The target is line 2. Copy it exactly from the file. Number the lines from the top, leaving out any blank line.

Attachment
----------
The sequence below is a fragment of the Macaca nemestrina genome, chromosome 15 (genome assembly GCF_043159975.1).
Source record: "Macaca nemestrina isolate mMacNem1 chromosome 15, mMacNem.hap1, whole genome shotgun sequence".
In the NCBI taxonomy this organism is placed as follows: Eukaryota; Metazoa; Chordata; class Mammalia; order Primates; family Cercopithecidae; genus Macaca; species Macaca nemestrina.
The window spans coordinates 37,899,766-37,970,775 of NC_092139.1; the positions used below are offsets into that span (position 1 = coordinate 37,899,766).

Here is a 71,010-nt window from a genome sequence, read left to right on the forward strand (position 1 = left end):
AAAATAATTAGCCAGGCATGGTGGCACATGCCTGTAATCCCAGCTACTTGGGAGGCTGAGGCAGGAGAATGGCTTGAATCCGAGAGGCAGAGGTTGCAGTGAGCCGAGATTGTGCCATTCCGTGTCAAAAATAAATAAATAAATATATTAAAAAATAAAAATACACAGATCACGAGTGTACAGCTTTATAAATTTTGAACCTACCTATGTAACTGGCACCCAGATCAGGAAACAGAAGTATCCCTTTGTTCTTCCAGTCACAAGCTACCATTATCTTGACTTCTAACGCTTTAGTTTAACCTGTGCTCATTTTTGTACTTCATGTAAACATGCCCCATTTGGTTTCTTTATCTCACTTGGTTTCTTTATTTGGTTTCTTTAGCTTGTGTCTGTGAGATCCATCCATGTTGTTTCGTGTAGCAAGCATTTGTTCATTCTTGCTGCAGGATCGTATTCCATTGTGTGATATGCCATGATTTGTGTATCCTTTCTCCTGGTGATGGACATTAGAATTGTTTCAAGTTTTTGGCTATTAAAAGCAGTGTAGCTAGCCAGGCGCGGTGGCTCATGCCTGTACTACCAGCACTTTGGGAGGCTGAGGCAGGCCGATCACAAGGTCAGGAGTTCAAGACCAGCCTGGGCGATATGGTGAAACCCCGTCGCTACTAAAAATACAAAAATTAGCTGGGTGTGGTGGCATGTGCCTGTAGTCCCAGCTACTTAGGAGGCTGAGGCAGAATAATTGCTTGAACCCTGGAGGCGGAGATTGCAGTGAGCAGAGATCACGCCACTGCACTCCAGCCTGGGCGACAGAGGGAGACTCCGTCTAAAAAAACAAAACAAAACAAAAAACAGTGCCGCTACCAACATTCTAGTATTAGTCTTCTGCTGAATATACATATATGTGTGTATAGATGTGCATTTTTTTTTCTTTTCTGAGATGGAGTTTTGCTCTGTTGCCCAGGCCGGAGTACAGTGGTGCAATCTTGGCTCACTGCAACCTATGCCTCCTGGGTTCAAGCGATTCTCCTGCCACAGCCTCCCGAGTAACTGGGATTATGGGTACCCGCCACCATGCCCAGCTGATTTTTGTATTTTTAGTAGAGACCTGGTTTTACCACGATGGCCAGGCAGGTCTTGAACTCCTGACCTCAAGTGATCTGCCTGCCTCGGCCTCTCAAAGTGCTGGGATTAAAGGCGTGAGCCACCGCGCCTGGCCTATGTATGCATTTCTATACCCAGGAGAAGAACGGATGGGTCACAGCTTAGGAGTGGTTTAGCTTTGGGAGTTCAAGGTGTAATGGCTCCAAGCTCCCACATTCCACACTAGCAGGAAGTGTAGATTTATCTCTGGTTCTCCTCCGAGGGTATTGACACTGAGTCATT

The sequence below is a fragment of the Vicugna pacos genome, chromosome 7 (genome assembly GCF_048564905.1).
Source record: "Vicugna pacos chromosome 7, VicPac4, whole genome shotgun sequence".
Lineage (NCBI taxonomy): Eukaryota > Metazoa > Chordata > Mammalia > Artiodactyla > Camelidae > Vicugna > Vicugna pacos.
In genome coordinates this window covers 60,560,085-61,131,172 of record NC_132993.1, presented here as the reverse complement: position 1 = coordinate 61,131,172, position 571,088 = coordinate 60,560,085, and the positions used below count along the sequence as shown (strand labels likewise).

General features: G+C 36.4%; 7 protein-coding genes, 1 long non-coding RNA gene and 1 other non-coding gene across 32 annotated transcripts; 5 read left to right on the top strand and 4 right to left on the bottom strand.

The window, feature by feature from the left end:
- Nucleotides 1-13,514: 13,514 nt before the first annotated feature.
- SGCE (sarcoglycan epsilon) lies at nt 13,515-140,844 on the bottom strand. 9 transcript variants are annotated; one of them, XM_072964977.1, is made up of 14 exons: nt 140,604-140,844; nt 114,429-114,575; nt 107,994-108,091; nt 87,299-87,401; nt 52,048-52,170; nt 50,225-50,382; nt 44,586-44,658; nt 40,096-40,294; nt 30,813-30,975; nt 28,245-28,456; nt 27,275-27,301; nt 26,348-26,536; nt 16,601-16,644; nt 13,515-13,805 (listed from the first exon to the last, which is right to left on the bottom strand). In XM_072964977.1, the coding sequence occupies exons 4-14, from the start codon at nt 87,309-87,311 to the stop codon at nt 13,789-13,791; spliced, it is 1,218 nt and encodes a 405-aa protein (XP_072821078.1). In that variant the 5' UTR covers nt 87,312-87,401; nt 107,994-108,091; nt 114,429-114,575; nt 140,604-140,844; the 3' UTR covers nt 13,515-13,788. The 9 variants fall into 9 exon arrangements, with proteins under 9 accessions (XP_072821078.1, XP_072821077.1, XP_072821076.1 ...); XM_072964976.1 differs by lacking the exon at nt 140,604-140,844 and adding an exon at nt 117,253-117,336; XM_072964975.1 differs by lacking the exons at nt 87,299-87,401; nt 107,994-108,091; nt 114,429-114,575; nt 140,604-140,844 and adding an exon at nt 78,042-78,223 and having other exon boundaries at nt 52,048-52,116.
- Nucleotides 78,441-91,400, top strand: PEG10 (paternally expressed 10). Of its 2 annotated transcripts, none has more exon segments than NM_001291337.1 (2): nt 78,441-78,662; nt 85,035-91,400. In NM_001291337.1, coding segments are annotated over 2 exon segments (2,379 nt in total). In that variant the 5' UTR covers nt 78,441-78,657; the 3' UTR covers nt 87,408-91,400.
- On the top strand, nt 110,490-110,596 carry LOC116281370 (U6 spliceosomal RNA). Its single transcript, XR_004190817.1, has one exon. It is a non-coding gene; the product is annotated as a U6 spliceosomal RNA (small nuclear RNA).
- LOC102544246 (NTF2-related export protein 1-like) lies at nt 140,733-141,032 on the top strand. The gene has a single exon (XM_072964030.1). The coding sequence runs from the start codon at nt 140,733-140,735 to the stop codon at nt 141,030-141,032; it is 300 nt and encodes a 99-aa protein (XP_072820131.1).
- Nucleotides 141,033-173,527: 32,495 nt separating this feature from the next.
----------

Source record: "Macaca nemestrina isolate mMacNem1 chromosome 15, mMacNem.hap1, whole genome shotgun sequence".